EC or TDS - What should I use?

Electrical Conductivity or 'EC' measures the potential for a material to conduct electricity – or how well the material can carry an electric current through it.

Pure water (H2O) has no EC, while rain water and tap water have a very low EC. Their ability to conduct electricity is low, as there is a lack of salt for an electrical current. At the other end of the scale, salt water (which has high amounts of dissolved salts) has a high EC.

When a Hydroponics Nutrient is added to water the EC rises as the salts in the nutrient blend with the water. Generally the more nutrient in the water, the higher the EC will be.

Electrical conductivity increases as the temperature of the solution increases. So it’s important when taking measurements, to use a meter which has automatic temperature compensation.

What is TDS?
Total Dissolved Solids (TDS) refers to the amount of substances (organic and inorganic) that are dissolved in a liquid. TDS is generally measured in parts per million (ppm).

Digital meters determine TDS by measuring the EC, and then using a conversion factor - which is generally incorporated within the meter - to determine the TDS. So even when using a digital meter, this method only estimates the TDS levels. To get a true TDS measurement, the sample would need to go to a laboratory.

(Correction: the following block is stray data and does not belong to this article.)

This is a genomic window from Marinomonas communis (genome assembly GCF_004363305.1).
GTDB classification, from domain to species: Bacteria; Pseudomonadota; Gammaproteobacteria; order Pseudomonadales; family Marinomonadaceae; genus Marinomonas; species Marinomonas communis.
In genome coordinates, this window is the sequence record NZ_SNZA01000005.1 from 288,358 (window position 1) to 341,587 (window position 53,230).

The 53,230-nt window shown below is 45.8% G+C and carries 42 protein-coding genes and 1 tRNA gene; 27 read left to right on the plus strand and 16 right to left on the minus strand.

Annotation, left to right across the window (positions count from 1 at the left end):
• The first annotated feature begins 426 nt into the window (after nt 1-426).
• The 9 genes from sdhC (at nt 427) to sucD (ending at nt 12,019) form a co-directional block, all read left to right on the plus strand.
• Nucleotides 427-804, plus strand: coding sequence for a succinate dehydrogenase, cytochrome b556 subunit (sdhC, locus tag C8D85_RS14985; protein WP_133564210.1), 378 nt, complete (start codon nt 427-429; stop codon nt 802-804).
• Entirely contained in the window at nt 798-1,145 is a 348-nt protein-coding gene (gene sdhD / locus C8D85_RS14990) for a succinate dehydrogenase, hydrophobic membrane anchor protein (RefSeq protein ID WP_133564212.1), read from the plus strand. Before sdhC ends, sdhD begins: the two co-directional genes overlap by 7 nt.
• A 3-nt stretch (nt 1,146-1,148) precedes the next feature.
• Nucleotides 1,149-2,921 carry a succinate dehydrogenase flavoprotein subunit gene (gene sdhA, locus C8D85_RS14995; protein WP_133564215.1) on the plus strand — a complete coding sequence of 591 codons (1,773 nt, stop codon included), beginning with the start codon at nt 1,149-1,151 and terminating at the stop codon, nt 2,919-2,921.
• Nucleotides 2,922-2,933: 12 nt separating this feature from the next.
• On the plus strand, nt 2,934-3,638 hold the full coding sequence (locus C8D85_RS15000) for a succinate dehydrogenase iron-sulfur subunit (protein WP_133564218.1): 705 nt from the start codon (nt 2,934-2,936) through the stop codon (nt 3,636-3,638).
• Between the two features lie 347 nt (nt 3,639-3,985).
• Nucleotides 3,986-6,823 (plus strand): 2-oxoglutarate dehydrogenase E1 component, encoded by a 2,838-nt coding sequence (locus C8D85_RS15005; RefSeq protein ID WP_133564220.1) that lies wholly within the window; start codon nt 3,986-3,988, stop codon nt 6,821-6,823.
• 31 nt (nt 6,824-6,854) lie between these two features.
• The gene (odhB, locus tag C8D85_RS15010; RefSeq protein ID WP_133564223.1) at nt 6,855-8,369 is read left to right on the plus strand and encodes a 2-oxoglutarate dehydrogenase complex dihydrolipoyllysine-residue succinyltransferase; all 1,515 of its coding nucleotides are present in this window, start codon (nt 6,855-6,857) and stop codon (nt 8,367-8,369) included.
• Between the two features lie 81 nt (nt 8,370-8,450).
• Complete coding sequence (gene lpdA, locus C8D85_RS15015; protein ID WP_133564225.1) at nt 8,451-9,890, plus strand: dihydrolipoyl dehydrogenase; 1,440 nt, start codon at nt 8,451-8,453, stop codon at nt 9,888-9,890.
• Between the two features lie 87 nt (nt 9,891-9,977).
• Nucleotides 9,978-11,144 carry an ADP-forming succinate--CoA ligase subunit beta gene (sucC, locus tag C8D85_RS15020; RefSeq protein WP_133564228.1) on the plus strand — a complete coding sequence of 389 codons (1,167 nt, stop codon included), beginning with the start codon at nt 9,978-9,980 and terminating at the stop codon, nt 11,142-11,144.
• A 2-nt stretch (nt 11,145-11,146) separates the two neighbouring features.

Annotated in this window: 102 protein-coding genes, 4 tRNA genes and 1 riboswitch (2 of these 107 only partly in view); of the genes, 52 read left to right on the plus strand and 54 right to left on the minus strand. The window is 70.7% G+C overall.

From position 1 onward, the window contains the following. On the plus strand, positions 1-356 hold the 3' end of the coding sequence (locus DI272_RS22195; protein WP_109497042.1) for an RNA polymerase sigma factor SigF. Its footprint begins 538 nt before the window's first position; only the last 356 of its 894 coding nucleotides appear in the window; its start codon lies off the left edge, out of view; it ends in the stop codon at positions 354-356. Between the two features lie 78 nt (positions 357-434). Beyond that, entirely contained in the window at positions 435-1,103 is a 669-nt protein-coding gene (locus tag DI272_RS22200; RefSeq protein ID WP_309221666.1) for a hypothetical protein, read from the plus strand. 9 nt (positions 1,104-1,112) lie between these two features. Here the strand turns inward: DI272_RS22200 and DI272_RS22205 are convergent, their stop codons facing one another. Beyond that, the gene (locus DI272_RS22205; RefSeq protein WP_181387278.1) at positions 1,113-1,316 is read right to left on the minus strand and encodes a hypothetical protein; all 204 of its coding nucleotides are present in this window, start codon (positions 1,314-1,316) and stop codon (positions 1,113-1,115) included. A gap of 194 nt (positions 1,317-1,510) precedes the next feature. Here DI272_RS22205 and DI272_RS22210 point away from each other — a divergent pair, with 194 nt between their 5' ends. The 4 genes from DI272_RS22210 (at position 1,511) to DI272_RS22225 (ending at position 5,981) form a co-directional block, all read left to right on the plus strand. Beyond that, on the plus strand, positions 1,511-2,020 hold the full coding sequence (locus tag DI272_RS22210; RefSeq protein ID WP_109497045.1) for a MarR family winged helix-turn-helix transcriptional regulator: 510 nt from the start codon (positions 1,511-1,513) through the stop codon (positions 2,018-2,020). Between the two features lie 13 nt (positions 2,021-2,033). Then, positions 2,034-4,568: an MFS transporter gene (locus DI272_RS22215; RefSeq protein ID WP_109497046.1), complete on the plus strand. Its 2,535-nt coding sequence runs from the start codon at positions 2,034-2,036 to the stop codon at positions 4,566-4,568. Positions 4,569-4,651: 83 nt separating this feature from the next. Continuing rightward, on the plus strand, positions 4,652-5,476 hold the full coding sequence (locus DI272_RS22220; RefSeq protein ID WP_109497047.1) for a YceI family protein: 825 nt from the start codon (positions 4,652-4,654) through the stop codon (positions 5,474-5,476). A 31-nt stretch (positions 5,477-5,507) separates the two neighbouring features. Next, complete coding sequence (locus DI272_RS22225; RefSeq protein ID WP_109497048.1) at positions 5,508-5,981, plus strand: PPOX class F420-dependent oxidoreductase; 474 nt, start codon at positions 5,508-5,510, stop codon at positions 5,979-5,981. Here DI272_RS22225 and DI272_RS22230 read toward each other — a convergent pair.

TDS Conversion Factors??
EC to TDS conversion factors differ depending on the sample being tested. The conversion factor makes an assumption about the TDS in a solution, and makes allowances for particles that have low or no electrical charge. When a TDS meter takes a reading it actually tests the EC of the solution, then compensates the result by multiplying by the conversion factor and displays the result as TDS.


As hydroponic solutions vary enormously in their compositions,
the most accurate way to take consistent measurements is always in EC.